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Germany Convicts Moroccan Man Implicated in US Terror Attacks - 2003-02-19

A German court has convicted a Moroccan man for being an accessory to the murder of more than 3,000 people who died in the September 11 terrorist attacks in the United States. He was sentenced to 15 years in prison. The trial of Mounir el Motassadeq in Hamburg was the first anywhere in the world of a suspect in those attacks.

Nearly a year and a half after the attacks on New York's World Trade Center and the Pentagon, one of the conspirators involved in the plot has been brought to justice.

Motassadeq, a slight, bearded 28-year-old electrical engineering student, remained impassive as the judge handed down the maximum 15 year sentence.

The court also convicted the married father of two children of belonging to a terrorist organization. Prosecutors argued successfully that Motassadeq was part of the Hamburg-based al-Qaida cell that U.S. authorities say masterminded the September 11 attacks.

Judge Albrecht Menz, in handing down the decision, said Motassadeq and the other members of the cell planned the attacks out of hatred for the United States and Israel.

Throughout his trial, which began last October, the defendant denied the charges against him, admitting to being anti-American, but saying he did not support violence. He also denied knowing that the fellow Muslim students he had befriended at university were plotting an attack against the United States.

The prosecution focused on his relationship with three of the four September 11 suicide pilots and on the fact that he made money transfers on behalf of one of them, Marwan al-Shehhi - while Shehhi was studying in the United States before the attacks.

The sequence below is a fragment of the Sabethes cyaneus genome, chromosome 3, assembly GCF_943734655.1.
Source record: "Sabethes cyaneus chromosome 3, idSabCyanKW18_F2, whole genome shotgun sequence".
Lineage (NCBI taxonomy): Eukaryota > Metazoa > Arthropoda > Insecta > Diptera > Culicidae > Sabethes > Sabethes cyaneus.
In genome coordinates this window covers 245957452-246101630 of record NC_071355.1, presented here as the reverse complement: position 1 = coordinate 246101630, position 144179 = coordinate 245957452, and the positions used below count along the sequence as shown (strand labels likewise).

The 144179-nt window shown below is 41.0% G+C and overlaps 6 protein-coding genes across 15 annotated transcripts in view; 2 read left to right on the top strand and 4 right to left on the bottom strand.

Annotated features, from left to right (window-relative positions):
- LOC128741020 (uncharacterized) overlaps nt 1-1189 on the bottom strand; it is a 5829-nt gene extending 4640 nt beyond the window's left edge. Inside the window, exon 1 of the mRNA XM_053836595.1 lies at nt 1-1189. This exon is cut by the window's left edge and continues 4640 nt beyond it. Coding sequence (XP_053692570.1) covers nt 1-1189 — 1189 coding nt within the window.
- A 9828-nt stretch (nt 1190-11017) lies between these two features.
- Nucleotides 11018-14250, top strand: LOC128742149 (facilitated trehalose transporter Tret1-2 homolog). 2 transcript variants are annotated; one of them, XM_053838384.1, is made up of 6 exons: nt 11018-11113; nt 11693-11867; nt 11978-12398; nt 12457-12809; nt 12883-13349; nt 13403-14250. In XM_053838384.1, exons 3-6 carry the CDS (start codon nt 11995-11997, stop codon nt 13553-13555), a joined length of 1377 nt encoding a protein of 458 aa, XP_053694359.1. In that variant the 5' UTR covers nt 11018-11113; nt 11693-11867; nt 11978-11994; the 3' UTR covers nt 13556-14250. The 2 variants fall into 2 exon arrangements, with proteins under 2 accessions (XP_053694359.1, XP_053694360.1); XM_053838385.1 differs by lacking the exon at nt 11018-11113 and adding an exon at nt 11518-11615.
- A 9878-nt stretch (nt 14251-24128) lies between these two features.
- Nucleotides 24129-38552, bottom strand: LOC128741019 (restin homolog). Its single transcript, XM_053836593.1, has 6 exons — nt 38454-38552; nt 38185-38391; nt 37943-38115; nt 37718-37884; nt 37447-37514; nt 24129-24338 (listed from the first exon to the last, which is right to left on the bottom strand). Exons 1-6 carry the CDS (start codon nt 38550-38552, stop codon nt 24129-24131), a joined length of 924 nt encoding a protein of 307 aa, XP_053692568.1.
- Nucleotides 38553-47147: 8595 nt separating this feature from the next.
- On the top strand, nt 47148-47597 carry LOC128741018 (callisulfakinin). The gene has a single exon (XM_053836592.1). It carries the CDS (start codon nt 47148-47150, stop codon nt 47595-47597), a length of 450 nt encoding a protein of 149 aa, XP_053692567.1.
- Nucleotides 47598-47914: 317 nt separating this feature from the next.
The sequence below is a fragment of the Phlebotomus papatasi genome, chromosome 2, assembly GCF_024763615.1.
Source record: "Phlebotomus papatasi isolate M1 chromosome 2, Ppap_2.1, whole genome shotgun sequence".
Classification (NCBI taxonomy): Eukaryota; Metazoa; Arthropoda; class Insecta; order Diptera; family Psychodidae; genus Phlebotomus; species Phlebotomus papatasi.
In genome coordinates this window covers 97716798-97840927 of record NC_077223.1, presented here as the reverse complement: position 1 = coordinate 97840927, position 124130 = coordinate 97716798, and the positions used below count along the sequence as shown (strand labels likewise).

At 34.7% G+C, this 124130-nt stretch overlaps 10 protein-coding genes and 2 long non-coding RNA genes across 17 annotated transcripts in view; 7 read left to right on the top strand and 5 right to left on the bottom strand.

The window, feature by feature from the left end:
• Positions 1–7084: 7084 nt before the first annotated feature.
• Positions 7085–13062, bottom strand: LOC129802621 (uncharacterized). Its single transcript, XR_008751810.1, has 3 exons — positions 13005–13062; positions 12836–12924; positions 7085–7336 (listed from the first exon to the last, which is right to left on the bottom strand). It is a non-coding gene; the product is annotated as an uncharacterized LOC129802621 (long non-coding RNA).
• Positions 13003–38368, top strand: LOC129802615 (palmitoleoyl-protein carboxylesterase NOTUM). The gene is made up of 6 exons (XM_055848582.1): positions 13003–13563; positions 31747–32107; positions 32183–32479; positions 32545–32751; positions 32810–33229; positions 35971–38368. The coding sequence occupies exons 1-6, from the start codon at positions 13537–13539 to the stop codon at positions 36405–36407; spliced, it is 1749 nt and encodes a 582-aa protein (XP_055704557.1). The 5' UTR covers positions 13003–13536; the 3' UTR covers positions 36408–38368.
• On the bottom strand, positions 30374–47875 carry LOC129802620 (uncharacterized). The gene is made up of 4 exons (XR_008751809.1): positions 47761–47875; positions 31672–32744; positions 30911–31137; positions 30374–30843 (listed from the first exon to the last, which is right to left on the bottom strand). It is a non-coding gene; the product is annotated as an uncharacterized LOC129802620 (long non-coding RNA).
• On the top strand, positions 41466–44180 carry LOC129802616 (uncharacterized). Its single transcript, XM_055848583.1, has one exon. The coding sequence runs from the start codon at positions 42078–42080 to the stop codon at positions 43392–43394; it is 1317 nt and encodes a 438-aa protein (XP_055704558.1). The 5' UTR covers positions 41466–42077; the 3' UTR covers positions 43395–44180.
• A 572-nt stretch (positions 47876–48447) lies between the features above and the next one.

They also emphasized Motassadeq's training at an al-Qaida camp in Afghanistan early in 2000. Motassadeq said he attended the camp because he thought all Muslims should learn how to use a gun.

Relatives of Americans who were killed in the attacks joined the case against Motassadeq. Their lawyer, Ulrich von Jeinsen, says they will take some comfort from the guilty verdict handed down by the court.

"Everybody who attended this hearing was extremely impressed and had tears in his eyes," he said. " So the consequences for the families are, as I mentioned in my pleading, life-long. And what they deserve is justice."

But justice comes slowly. Motassadeq is the only man who has been tried for his role in the September 11 attacks.

The defendant's lawyers, who have maintained all along that he is the victim of circumstantial evidence, say they will appeal the decision.